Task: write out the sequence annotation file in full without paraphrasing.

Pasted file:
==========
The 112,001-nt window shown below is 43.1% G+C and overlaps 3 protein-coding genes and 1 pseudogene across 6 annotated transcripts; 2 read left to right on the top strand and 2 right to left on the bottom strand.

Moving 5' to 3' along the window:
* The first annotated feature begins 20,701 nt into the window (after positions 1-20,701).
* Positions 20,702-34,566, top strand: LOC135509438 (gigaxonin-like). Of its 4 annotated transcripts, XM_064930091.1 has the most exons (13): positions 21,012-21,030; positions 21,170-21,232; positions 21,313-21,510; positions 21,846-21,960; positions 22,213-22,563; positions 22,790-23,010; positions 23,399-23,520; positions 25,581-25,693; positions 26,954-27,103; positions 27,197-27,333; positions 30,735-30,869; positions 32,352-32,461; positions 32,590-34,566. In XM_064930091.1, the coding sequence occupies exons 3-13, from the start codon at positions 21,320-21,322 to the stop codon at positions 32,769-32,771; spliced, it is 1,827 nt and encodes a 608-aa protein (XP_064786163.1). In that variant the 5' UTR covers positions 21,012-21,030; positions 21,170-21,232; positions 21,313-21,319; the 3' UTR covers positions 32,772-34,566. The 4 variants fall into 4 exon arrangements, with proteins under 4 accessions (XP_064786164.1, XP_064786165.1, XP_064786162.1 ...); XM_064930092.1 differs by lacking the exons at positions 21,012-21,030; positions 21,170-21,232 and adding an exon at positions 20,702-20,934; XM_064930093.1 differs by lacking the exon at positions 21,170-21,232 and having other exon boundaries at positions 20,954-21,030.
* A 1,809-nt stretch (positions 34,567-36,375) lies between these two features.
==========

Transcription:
The 112,001-nt window shown below is 43.1% G+C and overlaps 3 protein-coding genes and 1 pseudogene across 6 annotated transcripts; 2 read left to right on the top strand and 2 right to left on the bottom strand.

Moving 5' to 3' along the window:
* The first annotated feature begins 20,701 nt into the window (after positions 1-20,701).
* Positions 20,702-34,566, top strand: LOC135509438 (gigaxonin-like). Of its 4 annotated transcripts, XM_064930091.1 has the most exons (13): positions 21,012-21,030; positions 21,170-21,232; positions 21,313-21,510; positions 21,846-21,960; positions 22,213-22,563; positions 22,790-23,010; positions 23,399-23,520; positions 25,581-25,693; positions 26,954-27,103; positions 27,197-27,333; positions 30,735-30,869; positions 32,352-32,461; positions 32,590-34,566. In XM_064930091.1, the coding sequence occupies exons 3-13, from the start codon at positions 21,320-21,322 to the stop codon at positions 32,769-32,771; spliced, it is 1,827 nt and encodes a 608-aa protein (XP_064786163.1). In that variant the 5' UTR covers positions 21,012-21,030; positions 21,170-21,232; positions 21,313-21,319; the 3' UTR covers positions 32,772-34,566. The 4 variants fall into 4 exon arrangements, with proteins under 4 accessions (XP_064786164.1, XP_064786165.1, XP_064786162.1 ...); XM_064930092.1 differs by lacking the exons at positions 21,012-21,030; positions 21,170-21,232 and adding an exon at positions 20,702-20,934; XM_064930093.1 differs by lacking the exon at positions 21,170-21,232 and having other exon boundaries at positions 20,954-21,030.
* A 1,809-nt stretch (positions 34,567-36,375) lies between these two features.